In this case, I realize I am too committed to a base scenario (energy stocks recovering in the next year) that has too much opportunity cost. If the price adjustment cycle lasts longer than the expected scenario, then I will be unhappy with the opportunities lost. An equal weight short position would have been an ideal temporary maneuver, expressing my short-term thesis, while not causing commitment angst in the present, hoping for the long-term adjustment to blow over.
I was entrusted with a fresh 100K family capital this past summer, and I plan to be more prudent and thorough (obviously with minimal leverage or derivatives). This market is a little dangerous with high debt loads in China, somewhat high valuation levels (horrible Schiller CAPE ratio, but not sure if that matters as much), and jitters over rate hike, Ukraine, terrorism, epidemics, difficulty of private sector adjusting to Obamacare, and possible fiscal & monetary stimulus tapering.
I think low energy prices is a great stimulus, but the possibilities of a perfect storm with semi-hard landing in China or Europe, a serious violent flare-up with Russia or the Terror War, and disease outbreak could somehow happen at just the wrong time (perhaps, right after a rate hike).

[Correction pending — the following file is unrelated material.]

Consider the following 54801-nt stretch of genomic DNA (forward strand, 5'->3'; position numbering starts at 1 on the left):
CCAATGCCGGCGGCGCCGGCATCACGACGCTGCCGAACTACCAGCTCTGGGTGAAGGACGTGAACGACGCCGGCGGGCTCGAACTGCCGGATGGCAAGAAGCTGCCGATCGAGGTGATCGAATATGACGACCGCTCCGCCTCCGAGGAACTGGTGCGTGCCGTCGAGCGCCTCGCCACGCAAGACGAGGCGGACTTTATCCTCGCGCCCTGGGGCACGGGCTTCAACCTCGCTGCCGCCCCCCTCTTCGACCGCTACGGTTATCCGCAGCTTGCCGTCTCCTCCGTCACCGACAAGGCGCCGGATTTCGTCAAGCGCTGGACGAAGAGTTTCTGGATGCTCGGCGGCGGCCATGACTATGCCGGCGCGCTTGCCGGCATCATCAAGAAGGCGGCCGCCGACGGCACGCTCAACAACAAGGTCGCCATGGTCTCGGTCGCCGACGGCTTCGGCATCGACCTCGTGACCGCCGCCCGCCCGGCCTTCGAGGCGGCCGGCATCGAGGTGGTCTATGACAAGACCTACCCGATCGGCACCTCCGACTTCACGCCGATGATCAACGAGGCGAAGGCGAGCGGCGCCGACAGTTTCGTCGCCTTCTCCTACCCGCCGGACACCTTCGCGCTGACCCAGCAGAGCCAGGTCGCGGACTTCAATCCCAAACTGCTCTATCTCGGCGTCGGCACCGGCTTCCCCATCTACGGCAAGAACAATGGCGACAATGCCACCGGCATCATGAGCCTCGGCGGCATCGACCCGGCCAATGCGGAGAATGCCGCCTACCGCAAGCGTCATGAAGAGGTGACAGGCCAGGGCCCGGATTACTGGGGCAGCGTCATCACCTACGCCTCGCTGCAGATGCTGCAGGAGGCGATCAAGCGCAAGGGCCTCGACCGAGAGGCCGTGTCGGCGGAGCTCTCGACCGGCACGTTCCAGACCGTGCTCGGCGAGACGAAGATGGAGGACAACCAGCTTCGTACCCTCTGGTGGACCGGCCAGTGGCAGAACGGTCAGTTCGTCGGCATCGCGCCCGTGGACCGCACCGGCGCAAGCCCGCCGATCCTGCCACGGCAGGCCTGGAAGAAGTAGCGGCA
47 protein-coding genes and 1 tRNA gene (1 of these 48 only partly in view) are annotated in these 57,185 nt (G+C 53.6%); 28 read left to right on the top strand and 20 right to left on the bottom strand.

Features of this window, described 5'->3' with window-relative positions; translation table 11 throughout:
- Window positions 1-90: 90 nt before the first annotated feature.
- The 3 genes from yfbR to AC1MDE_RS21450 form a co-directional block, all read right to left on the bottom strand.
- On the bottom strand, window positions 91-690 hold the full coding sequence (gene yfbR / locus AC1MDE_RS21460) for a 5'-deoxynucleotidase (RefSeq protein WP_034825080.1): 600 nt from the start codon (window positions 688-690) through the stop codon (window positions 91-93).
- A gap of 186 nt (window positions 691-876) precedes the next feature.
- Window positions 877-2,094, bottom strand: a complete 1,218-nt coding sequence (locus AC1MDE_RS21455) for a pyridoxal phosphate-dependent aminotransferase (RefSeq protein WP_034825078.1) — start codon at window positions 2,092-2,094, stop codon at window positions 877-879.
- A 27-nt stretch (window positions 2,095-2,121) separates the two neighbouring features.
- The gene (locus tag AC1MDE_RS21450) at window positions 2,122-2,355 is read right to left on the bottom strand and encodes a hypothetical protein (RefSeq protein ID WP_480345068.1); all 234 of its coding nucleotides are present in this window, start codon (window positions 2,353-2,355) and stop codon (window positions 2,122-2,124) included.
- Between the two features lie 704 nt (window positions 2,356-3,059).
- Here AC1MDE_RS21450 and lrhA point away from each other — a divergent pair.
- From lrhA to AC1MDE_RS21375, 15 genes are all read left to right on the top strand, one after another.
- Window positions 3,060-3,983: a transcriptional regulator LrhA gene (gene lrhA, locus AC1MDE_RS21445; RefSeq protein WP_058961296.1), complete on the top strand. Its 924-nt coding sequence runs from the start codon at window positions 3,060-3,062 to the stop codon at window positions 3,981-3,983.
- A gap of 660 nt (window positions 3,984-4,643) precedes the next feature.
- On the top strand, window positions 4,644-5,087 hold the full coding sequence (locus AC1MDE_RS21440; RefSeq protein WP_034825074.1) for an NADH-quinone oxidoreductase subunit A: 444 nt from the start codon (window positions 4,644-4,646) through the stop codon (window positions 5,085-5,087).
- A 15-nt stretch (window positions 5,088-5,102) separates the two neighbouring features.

I've read a fair amount of Buffett. But I love the tech industry mostly. To humor Buffett (a tech dinosaur), I bought a tiny bit of IBM. It has been working hard to transform its whole business, and actually has some top-notch talent and product portfolios with a fairly conservative valuation. The market is probably right that is a long-shot that IBM will grow significantly again, despite its immense technology assets and partnerships. Recent comment: feel lucky to have exited IBM at a small gain; mulling a re-entry and annoyed that I missed the recent Google explosion. Google is solidifying its reach and ecosystem, but at steep multiples.